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Thought evolution on Logos


Along the history of Western Philosophy, Logos has been interpreted in many ways. In the Greek Antiquity, the pre-socratic thinkers thought Logos as the supreme and innermost principle of reality and the law of all processes that combines differences of being into an overarching unity. Socrates saw Logos as the methodical principle of finding the hidden truth that worked in and through dialogues or dialectics. His disciple, Plato, took Logos as hypostatic meta-physical “ideas” such as the good, the truth, beauty, equality, harmony and justice, that shines through all physical reality.

But Aristotle brought the transcendental principles down to the physical reality and saw Logos as the immanent forms of the physical beings. From this came the ideal of human education: to elaborate, represent, imitate and actualize the Logos and its corresponding order of being. This means, theoretically, nurturing rational consciousness; practically, nourishing ethical will and character; and poetically, constructing external culture. All this has undeniably formed the basis of western conception of world order later.

In the Middle Ages, under the influence of Jewish and Christian revelation, the cosmocentric image of the Logos changed into a theocentric one. The Logos was no more seen as anonymous energy, but rather, an omnipotent personal God who created the world. Logos was his personal Word by which he called all things into Being. Hence the Logos was not a part of the world. It was, instead, a personal divine reality. History of the world was then viewed in terms of the response to or the denial of the divine call towards freedom, reconciliation or eternal love.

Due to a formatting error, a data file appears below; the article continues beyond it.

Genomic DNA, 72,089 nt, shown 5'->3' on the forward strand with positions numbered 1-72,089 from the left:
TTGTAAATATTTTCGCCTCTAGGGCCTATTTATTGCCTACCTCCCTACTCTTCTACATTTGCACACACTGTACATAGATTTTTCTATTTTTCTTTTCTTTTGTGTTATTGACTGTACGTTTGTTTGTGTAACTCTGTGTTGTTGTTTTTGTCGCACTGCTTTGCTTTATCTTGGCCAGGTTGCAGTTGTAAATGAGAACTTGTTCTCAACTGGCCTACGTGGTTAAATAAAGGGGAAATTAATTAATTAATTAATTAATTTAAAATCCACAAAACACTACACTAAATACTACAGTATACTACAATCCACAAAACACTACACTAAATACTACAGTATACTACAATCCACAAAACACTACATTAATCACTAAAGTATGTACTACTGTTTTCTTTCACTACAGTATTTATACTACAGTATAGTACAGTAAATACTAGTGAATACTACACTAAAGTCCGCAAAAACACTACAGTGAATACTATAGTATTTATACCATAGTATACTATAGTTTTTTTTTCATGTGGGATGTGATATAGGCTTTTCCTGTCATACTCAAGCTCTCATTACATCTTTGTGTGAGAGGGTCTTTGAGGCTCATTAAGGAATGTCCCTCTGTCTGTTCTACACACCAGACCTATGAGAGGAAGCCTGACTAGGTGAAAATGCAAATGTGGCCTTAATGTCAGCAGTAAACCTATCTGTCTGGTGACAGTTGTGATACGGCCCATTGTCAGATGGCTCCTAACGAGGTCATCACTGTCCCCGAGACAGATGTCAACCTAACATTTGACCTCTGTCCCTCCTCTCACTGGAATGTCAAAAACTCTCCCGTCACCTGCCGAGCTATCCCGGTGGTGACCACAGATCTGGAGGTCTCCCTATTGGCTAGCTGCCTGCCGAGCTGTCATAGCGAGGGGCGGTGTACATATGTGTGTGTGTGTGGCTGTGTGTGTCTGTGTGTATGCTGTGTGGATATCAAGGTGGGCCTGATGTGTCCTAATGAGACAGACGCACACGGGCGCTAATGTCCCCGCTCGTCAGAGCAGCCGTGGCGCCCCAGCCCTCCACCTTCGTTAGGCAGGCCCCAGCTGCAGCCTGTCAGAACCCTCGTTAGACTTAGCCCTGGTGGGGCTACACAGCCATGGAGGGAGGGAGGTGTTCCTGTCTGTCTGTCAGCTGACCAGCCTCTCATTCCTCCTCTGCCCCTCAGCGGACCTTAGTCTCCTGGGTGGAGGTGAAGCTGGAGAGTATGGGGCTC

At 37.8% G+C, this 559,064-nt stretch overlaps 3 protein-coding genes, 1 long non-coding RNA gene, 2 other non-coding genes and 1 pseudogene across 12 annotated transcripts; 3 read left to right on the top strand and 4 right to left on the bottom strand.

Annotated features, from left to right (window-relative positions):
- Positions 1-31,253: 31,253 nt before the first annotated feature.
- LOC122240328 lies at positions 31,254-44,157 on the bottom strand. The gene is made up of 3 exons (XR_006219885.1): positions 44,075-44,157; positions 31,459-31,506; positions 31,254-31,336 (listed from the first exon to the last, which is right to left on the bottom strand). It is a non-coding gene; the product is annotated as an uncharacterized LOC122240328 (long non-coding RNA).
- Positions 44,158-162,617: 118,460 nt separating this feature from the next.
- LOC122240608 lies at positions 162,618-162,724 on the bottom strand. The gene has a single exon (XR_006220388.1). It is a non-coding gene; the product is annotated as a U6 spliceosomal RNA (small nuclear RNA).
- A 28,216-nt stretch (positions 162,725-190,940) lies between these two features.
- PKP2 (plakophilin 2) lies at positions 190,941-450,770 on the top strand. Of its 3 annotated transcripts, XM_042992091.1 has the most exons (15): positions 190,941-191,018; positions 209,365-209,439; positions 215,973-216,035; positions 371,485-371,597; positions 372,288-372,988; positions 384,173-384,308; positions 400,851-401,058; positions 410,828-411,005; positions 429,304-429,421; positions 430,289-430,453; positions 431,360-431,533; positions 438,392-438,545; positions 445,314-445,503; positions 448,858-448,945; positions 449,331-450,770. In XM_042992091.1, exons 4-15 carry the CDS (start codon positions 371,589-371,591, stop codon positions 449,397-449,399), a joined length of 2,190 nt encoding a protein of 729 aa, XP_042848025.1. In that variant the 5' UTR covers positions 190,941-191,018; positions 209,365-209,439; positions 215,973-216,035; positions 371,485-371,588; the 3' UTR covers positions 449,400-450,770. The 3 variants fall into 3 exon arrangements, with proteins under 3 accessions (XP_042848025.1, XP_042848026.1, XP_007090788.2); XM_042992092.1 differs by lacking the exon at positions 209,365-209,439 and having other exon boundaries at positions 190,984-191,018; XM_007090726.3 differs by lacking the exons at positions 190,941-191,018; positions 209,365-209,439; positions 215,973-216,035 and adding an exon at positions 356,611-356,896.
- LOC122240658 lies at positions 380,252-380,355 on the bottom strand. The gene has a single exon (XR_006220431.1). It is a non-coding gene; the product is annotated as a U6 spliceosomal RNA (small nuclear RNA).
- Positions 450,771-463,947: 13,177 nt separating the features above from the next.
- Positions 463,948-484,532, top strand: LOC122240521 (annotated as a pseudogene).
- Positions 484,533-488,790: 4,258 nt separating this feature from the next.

In the modern scientific frame of reference, along with a new mode of dealing with nature, a new task was attributed to human reason, the task of taking the empirical reality as potentiality for the reason’s own intentions. Rationality was to form the material reality in accordance with either its innate ideas (Descartes), certain apriori forms (Kant) or certain interests of the society as in the case of Positivism.

In this connection, humans confronted themselves with nature, imposed themselves -as the determining and free subject- on the nature -as the determined object. Thereby the constitution of nature as a determined object served the self-constitution of human as the dominating and free subject. Logos was conceived here horizontally as logical-conceptual coherence and vertically as empirical correspondence between subject and object.

The primacy of human subject flourihed still further along with the development of science and technology with its quantifying character. The reduction of quality to quantity in natural sciences enabled the intellect to dominate reality as well as made possible the spirit to gain distance from concrete nature, hence to gain more freedom. Whereas the objectifying cognition of the unconscious psychic complexes in modern psychology made possible humans to be the free creator of their own psychic structure. Freedom, then, was the basic principle, the telos or the next development of the Logos of the late modern.